1. Hi Kristen, I don’t offer calorie breakdowns on my recipes. The nutrition calculators available online are not always reliable, and nutrition stats of various ingredients can vary from brand to brand (sodium content, calories, etc.). There are calorie calculators online you can use where you can plug in the specific brands you use. Just Google “calorie calculator” and you should get many results.

  2. Excellent - 5 starsExcellent - 5 starsExcellent - 5 starsExcellent - 5 starsExcellent - 5 stars
    This looks amazing and easy to make! Have you ever toasted your quinoa before rinsing it? I do it in a saute pan on medium heat, stirring occasionally until it turns light amber brown. It really adds another layer of flavor…nutty and satisfying. Plus it’s fun to listen to them popping gently as they finish toasting.

  3. I’ll be borrowing your new word. I usually refer to myself as a part time vegetarian but flexitarian has a much nicer ring :) thx for recipe!

  4. Excellent - 5 starsExcellent - 5 starsExcellent - 5 starsExcellent - 5 starsExcellent - 5 stars
    Just discovered your site while researching black bean recipes. I am doing a cleanse which involves eating lots of beans and rice :) so was glad to find your recipe! I made this with organic black beans I had soaked and cooked the night before (tastes waaaay better than canned!) and red quinoa. Your recipe was delicious. Thank you! I cannot have cheese, so just topped it with fresh homemade salsa and lots of lime and cilantro. Superb!

  5. THIS WAS FABULOUS!!!! I made this for dinner and EVERYONE LOVED it! Even my 10 year old son. I did have to modify the veggies a bit since I didn’t have exactly what it called for. I sauted chopped zucchini and shredded carrot with the onion and garlic before adding the beans. Topped with a teensy bit of cheddar blend cheese and ff greek yogurt and home made guacamole. Will definitely be making these again. Oh… I also used red quinoa and cooked it in vegetable broth.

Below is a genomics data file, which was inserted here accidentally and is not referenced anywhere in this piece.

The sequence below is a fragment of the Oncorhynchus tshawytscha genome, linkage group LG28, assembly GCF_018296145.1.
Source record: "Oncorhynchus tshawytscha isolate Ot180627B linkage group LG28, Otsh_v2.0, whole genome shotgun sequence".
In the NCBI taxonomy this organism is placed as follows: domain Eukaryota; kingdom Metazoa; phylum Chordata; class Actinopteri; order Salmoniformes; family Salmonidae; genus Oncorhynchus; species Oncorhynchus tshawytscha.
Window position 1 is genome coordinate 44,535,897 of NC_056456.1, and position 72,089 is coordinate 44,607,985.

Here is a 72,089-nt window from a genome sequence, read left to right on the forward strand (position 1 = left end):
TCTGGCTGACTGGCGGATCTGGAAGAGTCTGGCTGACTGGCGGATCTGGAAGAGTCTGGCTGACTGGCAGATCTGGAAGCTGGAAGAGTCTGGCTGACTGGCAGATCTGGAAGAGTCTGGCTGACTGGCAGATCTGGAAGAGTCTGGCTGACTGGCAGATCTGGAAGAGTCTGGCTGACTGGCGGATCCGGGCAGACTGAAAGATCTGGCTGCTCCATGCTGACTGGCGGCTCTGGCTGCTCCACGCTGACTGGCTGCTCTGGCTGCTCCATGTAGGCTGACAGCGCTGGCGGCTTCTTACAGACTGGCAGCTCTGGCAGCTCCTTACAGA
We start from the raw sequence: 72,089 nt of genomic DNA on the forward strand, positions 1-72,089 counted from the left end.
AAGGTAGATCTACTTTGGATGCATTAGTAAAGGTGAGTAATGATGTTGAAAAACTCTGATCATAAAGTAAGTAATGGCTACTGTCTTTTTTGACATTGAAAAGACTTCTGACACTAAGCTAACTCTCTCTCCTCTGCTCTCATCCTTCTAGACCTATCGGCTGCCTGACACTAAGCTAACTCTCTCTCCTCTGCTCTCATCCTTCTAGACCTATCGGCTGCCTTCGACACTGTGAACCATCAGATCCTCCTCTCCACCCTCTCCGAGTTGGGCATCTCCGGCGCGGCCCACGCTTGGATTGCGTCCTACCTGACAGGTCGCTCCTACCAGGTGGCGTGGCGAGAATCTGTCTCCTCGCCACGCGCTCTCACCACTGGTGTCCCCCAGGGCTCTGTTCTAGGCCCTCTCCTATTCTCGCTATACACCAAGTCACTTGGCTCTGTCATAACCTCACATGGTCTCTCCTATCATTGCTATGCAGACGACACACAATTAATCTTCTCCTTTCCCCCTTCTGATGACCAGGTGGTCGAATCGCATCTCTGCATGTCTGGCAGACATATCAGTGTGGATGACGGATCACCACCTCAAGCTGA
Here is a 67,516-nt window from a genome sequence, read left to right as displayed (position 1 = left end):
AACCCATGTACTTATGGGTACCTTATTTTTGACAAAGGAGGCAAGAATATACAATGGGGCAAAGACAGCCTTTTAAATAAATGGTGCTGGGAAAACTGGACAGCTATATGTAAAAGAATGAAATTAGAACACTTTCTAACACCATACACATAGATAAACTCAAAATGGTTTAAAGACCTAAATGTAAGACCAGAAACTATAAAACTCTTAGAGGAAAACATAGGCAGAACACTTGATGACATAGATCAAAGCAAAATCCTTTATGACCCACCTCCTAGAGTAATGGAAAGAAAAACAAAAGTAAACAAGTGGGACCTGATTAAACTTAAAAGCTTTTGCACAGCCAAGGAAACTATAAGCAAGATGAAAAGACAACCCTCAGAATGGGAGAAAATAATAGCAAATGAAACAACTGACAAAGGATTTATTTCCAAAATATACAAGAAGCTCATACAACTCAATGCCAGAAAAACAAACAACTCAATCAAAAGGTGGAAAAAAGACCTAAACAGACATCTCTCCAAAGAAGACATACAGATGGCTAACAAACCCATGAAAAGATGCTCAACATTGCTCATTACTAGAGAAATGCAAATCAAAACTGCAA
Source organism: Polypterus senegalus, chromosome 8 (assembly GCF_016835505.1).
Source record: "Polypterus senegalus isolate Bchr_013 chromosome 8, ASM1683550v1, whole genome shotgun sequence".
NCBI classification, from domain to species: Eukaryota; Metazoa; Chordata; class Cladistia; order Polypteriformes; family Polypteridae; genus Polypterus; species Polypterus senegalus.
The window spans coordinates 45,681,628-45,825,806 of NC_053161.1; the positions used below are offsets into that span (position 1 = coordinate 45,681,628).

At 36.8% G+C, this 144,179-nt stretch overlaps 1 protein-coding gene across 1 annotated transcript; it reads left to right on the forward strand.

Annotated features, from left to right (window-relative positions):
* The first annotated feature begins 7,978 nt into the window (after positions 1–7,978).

6. Excellent - 5 starsExcellent - 5 starsExcellent - 5 starsExcellent - 5 starsExcellent - 5 stars
    I made this for dinner tonight. I did just what the recipe said and it was delicious.We both loved it. I’ll be making it again.

    1. Nancy, it’s sort of similar to couscous in texture. It’s not like tabbouleh (which is made with bulgur), it is more tender and dainty in texture and has a different flavor. Like couscous, it’s not much on it’s own– it’s all about what you combine it with. :)

  7. Thank you! The recipe sounds good and full of good healthy protein so I will give it a try. Who knows, I might like it! I eat less and less meat but still need low fat alternatives.

  8. Forgot to mention the brown rice. I had cooked quinoa in the freezer, left over brown rice in the fridge, a perfect avocado, a lime, I had to make it! My son´s comment: “you have to tell my sister about this.” It was fabulous. Thanks!